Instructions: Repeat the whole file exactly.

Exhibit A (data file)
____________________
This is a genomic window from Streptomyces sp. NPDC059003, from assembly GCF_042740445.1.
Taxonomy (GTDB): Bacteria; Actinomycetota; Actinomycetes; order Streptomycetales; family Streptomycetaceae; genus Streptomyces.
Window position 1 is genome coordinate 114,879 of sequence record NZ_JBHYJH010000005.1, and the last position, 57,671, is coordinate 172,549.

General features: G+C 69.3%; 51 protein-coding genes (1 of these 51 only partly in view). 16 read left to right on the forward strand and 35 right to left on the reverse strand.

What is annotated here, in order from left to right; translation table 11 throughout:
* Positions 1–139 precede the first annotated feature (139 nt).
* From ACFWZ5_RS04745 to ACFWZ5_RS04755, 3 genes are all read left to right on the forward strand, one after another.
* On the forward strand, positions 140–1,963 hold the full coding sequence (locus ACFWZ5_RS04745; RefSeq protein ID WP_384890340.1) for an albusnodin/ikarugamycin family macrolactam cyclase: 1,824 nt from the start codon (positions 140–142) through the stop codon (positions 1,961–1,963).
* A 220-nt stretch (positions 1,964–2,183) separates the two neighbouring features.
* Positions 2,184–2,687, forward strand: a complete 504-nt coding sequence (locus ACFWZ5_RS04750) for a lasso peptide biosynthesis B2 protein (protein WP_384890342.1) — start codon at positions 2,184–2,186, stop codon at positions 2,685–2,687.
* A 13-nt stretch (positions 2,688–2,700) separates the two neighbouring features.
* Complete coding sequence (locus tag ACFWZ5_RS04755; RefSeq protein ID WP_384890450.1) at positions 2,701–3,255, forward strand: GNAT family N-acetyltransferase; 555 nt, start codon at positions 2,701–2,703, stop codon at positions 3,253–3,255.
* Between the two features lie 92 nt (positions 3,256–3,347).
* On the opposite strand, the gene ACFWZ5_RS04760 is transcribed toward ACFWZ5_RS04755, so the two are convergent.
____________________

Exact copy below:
This is a genomic window from Streptomyces sp. NPDC059003, from assembly GCF_042740445.1.
Taxonomy (GTDB): Bacteria; Actinomycetota; Actinomycetes; order Streptomycetales; family Streptomycetaceae; genus Streptomyces.
Window position 1 is genome coordinate 114,879 of sequence record NZ_JBHYJH010000005.1, and the last position, 57,671, is coordinate 172,549.

General features: G+C 69.3%; 51 protein-coding genes (1 of these 51 only partly in view). 16 read left to right on the forward strand and 35 right to left on the reverse strand.

What is annotated here, in order from left to right; translation table 11 throughout:
* Positions 1–139 precede the first annotated feature (139 nt).
* From ACFWZ5_RS04745 to ACFWZ5_RS04755, 3 genes are all read left to right on the forward strand, one after another.
* On the forward strand, positions 140–1,963 hold the full coding sequence (locus ACFWZ5_RS04745; RefSeq protein ID WP_384890340.1) for an albusnodin/ikarugamycin family macrolactam cyclase: 1,824 nt from the start codon (positions 140–142) through the stop codon (positions 1,961–1,963).
* A 220-nt stretch (positions 1,964–2,183) separates the two neighbouring features.
* Positions 2,184–2,687, forward strand: a complete 504-nt coding sequence (locus ACFWZ5_RS04750) for a lasso peptide biosynthesis B2 protein (protein WP_384890342.1) — start codon at positions 2,184–2,186, stop codon at positions 2,685–2,687.
* A 13-nt stretch (positions 2,688–2,700) separates the two neighbouring features.
* Complete coding sequence (locus tag ACFWZ5_RS04755; RefSeq protein ID WP_384890450.1) at positions 2,701–3,255, forward strand: GNAT family N-acetyltransferase; 555 nt, start codon at positions 2,701–2,703, stop codon at positions 3,253–3,255.
* Between the two features lie 92 nt (positions 3,256–3,347).
* On the opposite strand, the gene ACFWZ5_RS04760 is transcribed toward ACFWZ5_RS04755, so the two are convergent.